Giving it the older college try — Business Management Daily: Free Reports on Human Resources, Employment Law, Office Management, Office Communication, Office Technology and Small Business Tax Business Management Daily

Giving it the older college try

by on
in Admins,Office Management

You may have skipped out on college, or never started in the first place. But that doesn’t mean you can’t go back later in life.

Author Carole Sargent says that admins, in particular, ought to consider giving school the older college try.

Sargent, who wrote Traditional Degrees for Nontraditional Students: How to Earn a Top Diploma from America’s Great Colleges at Any Age, was an admin for 10 years before going back to earn her college degree. Today she teaches at Georgetown University.

“Show me an admin who is working for a senior exec, and I see a person who, by definition, could make straight A’s in a competitive college,” Sargent says.

“The best college students are administrative assistants, because the same skills they need to succeed all the way to a doctorate degree—organizing work and other people—are the ones they use as admins.”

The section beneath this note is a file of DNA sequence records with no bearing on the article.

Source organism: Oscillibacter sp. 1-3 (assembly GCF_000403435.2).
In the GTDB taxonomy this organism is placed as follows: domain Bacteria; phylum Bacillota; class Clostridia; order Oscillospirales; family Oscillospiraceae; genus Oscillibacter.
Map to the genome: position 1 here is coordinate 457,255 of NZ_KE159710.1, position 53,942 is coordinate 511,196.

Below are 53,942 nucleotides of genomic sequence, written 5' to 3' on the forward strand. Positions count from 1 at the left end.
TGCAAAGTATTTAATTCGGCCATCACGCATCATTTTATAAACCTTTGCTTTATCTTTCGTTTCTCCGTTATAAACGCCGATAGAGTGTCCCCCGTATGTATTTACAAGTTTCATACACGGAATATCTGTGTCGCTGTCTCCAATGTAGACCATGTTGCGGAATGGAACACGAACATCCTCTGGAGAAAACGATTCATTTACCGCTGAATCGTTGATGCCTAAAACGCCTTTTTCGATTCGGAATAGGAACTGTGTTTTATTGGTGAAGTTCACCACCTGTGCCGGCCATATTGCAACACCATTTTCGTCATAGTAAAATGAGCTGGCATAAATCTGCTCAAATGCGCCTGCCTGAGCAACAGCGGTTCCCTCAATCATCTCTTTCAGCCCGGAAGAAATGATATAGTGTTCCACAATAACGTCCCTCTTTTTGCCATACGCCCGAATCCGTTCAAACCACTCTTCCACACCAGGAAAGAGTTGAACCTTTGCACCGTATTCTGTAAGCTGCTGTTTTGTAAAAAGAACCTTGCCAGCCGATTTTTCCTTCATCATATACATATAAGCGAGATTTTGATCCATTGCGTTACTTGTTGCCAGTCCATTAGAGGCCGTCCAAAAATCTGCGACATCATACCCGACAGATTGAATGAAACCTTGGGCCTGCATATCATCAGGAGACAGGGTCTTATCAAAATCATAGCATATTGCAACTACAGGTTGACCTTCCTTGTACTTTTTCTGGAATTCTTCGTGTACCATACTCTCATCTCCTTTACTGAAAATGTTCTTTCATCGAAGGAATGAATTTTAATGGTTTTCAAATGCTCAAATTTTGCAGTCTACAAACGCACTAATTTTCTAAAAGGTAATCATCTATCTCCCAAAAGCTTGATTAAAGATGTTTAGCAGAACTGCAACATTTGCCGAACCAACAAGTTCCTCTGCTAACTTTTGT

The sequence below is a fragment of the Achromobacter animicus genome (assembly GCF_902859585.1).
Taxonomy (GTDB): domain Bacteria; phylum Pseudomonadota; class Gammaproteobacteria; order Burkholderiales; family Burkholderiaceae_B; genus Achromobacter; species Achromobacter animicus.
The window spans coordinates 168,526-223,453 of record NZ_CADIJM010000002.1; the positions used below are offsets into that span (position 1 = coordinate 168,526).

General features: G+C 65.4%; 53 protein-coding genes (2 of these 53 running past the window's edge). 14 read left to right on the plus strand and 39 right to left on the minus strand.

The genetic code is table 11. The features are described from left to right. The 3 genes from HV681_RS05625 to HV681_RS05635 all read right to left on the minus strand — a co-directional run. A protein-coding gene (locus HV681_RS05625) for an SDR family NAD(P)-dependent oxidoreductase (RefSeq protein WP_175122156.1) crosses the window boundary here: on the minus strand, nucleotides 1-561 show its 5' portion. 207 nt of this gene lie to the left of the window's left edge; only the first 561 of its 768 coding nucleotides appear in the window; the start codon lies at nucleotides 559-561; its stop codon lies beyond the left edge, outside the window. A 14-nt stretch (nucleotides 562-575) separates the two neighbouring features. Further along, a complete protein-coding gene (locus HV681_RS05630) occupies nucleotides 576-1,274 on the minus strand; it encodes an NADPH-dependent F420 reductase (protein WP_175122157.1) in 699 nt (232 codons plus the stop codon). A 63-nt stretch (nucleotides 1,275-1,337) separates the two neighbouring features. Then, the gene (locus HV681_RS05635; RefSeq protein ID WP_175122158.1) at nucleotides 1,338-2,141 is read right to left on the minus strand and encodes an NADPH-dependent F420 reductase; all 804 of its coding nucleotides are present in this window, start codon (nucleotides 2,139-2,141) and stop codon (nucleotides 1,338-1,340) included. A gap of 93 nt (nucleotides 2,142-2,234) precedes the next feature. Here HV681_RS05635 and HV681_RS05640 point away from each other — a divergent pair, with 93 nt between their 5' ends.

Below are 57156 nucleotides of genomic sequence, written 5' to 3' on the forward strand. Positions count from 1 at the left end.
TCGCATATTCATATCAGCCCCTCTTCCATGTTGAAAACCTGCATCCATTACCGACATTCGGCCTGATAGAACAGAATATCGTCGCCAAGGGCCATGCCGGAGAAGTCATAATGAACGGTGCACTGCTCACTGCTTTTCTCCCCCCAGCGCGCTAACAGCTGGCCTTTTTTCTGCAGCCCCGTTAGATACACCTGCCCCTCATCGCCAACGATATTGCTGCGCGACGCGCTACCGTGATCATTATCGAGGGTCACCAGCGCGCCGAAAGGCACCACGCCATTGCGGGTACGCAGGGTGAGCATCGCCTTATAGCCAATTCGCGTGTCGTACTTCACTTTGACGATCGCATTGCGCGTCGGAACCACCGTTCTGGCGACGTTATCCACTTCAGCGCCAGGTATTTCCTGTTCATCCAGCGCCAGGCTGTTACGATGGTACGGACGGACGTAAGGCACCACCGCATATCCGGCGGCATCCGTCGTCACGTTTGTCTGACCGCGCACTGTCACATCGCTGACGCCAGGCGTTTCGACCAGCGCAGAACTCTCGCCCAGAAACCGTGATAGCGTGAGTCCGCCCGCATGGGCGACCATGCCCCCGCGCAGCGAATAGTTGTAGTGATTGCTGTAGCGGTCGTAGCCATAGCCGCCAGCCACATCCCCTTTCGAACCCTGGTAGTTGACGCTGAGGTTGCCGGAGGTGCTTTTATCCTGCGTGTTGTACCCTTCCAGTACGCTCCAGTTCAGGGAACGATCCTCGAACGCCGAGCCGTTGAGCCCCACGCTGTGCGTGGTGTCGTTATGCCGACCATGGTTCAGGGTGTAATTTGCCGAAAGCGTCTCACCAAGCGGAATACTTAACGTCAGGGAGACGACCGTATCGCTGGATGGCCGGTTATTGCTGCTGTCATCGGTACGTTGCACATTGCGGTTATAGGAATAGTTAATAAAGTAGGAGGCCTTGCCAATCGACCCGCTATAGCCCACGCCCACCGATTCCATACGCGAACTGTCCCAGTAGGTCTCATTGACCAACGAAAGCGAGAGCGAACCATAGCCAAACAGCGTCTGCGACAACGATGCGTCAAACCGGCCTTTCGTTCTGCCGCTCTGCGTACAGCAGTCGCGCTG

Her advice:

• Don’t let money stop you. “The richer the campus, the greater the scholarships,” says Sargent, “and a lot of them are earmarked just for working women.” So aim for the highest campus you can aim for.

“For example, people here in Washington, D.C., will say, ‘I can’t go to Georgetown, it’s too expensive.’ But Georgetown knows how expensive it is, so it’s built in ways for people to put themselves through school.”

Tip: Admissions officers won’t direct you to the best scholarships when you first walk in the door. They only offer those to their top students. So prove you can be a top student.

• Start with one class to boost your confidence. “You can do that at a community college or, even better, through Continuing Ed at your dream college. Those classes cost less, and it’s a great way to get a letter of recommendation from someone at a university.”

Tip: “Make it your only goal to do well in that class,” says Sargent. When you get good grades, you’ll have an easier time drumming up support from your family and even your boss.

“And bosses respect it when you go back to college. If you make an A at a school they think is important, you’ll blow them away,” she says.

“If I’d known that when I was an admin, I would have taken a couple of night classes at Georgetown, shown my A’s to my boss and negotiated what I wanted.”

Need consultation on the financial side of returning to school? Send an e-mail to Sargent at booklab@georgetown.edu.

Leave a Comment